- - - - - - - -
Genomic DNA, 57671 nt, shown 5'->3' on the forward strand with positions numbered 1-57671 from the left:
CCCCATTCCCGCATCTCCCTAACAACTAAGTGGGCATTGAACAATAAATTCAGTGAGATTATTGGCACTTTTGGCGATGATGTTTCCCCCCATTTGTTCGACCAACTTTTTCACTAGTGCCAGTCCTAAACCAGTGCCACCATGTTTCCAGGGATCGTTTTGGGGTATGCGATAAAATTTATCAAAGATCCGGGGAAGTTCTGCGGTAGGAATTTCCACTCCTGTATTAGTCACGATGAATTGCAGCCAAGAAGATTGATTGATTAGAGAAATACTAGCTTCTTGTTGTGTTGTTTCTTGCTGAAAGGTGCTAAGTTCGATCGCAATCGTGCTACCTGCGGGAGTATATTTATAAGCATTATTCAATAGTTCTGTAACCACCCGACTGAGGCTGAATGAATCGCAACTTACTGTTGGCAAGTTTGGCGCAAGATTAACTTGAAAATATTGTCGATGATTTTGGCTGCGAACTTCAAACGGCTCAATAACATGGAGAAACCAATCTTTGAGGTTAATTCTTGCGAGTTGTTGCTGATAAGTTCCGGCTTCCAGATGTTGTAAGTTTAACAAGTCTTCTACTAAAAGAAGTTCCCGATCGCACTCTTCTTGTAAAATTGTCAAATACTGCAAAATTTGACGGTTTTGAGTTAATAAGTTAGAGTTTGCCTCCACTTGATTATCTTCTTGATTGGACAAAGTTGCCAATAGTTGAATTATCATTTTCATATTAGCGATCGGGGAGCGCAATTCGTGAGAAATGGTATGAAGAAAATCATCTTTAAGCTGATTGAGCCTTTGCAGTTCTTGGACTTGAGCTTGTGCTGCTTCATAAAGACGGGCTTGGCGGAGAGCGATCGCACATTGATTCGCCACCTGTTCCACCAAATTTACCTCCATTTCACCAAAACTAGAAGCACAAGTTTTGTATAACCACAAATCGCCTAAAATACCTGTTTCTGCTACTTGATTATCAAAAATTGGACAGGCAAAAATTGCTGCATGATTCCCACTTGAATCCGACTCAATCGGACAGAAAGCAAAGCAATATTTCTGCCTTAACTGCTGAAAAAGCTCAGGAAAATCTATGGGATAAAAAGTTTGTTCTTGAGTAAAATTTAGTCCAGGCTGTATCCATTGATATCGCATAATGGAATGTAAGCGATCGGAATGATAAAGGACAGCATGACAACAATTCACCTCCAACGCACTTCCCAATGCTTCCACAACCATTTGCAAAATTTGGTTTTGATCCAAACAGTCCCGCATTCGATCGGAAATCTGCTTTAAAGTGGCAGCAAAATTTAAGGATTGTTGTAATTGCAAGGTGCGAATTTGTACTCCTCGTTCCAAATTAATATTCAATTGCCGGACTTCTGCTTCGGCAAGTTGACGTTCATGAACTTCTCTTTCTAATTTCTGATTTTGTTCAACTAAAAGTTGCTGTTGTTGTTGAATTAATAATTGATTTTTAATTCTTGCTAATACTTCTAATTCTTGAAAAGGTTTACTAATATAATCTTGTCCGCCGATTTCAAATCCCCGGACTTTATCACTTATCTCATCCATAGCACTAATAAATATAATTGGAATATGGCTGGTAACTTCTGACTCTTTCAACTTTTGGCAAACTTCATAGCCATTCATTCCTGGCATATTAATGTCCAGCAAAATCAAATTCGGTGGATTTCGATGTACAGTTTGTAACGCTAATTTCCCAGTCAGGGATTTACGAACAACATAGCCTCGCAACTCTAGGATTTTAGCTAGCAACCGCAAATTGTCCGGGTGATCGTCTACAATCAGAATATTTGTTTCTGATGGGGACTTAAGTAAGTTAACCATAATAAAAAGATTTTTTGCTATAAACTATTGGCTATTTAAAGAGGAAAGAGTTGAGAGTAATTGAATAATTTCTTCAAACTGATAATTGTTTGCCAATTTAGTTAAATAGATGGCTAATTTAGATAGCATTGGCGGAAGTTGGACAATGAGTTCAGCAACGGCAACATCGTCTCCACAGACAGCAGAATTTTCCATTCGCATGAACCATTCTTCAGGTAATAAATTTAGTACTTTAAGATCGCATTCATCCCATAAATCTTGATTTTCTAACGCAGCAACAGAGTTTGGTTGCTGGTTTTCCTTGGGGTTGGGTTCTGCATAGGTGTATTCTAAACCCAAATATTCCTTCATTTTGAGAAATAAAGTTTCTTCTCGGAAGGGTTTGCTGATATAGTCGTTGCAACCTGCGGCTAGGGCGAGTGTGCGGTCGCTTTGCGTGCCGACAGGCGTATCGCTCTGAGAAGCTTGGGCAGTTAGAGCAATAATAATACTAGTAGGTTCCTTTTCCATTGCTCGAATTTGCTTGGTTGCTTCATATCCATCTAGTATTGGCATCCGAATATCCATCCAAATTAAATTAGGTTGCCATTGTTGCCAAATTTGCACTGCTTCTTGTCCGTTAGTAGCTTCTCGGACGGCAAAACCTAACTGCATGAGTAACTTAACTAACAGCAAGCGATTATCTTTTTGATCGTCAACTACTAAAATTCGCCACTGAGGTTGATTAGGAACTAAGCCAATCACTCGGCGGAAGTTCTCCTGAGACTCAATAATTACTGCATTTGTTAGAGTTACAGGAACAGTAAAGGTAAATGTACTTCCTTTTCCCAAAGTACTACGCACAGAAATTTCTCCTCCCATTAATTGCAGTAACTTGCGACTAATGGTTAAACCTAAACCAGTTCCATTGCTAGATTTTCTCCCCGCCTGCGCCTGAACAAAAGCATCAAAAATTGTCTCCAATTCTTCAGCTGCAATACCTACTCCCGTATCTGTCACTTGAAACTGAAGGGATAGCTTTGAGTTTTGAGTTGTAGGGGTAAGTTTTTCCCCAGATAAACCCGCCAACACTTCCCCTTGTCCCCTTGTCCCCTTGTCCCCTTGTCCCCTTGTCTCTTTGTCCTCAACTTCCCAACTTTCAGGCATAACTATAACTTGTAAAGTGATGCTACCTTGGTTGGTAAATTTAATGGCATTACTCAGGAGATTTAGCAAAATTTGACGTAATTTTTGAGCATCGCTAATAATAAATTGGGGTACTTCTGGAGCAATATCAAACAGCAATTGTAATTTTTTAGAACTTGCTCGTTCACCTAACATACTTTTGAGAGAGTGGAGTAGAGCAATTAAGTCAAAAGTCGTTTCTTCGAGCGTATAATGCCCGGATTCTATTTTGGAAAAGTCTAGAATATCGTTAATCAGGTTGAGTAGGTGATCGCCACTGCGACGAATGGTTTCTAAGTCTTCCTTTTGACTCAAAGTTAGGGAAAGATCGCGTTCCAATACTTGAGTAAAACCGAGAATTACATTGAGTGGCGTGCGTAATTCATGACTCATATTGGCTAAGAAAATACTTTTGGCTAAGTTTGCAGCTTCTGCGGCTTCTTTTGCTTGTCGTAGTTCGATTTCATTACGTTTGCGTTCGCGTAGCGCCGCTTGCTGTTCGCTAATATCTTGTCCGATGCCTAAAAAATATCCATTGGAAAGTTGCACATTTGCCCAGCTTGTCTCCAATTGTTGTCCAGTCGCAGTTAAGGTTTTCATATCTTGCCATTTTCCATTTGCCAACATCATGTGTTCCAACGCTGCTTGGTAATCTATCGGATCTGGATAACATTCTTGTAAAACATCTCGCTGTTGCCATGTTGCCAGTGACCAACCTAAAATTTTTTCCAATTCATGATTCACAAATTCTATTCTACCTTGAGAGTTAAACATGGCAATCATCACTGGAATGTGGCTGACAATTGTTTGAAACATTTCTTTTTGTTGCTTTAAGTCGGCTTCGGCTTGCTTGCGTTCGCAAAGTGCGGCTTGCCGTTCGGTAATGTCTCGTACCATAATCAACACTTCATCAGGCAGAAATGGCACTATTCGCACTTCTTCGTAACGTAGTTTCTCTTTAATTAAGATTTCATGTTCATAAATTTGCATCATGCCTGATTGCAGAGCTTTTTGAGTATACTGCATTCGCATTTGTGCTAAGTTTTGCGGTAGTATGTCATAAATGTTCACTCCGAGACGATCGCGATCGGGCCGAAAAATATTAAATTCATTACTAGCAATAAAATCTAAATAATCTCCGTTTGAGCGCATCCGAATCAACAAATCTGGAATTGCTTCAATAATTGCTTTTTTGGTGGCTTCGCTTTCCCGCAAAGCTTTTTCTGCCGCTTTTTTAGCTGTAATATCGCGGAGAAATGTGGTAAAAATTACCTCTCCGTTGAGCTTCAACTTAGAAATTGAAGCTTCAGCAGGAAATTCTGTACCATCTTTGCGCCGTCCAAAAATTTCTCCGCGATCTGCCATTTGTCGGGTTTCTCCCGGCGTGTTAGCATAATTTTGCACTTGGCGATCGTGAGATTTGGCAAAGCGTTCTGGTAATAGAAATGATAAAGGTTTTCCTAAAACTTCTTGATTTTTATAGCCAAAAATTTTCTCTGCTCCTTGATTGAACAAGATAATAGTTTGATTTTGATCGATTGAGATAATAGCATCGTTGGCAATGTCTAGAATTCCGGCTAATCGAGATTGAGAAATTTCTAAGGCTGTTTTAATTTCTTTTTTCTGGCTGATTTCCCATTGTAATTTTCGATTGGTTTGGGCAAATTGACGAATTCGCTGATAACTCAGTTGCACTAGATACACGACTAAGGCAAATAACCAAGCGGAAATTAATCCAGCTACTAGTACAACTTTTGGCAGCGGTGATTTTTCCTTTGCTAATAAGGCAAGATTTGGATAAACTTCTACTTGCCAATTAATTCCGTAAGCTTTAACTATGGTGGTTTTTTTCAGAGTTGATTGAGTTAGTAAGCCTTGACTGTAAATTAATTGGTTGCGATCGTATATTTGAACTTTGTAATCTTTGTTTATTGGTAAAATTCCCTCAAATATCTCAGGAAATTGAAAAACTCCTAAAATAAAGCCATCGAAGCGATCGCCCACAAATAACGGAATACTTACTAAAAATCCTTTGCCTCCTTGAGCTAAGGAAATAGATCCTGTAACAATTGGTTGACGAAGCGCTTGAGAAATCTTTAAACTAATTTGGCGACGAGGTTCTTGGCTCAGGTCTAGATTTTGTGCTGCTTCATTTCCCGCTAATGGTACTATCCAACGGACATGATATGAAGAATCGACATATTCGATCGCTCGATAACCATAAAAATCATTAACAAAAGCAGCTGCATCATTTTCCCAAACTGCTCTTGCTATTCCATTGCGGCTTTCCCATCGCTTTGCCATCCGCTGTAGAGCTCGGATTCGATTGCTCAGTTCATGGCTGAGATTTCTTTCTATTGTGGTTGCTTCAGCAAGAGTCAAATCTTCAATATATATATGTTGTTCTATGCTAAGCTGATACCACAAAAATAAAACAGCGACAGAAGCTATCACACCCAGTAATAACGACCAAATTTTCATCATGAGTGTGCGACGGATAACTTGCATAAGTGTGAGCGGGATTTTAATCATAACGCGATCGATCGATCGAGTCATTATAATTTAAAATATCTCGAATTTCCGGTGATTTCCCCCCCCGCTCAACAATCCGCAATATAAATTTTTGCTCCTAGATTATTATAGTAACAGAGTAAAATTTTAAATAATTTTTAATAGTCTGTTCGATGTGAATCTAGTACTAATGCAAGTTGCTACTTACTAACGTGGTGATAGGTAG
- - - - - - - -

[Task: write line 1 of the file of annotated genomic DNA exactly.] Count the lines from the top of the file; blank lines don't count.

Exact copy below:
Genomic DNA, 57671 nt, shown 5'->3' on the forward strand with positions numbered 1-57671 from the left: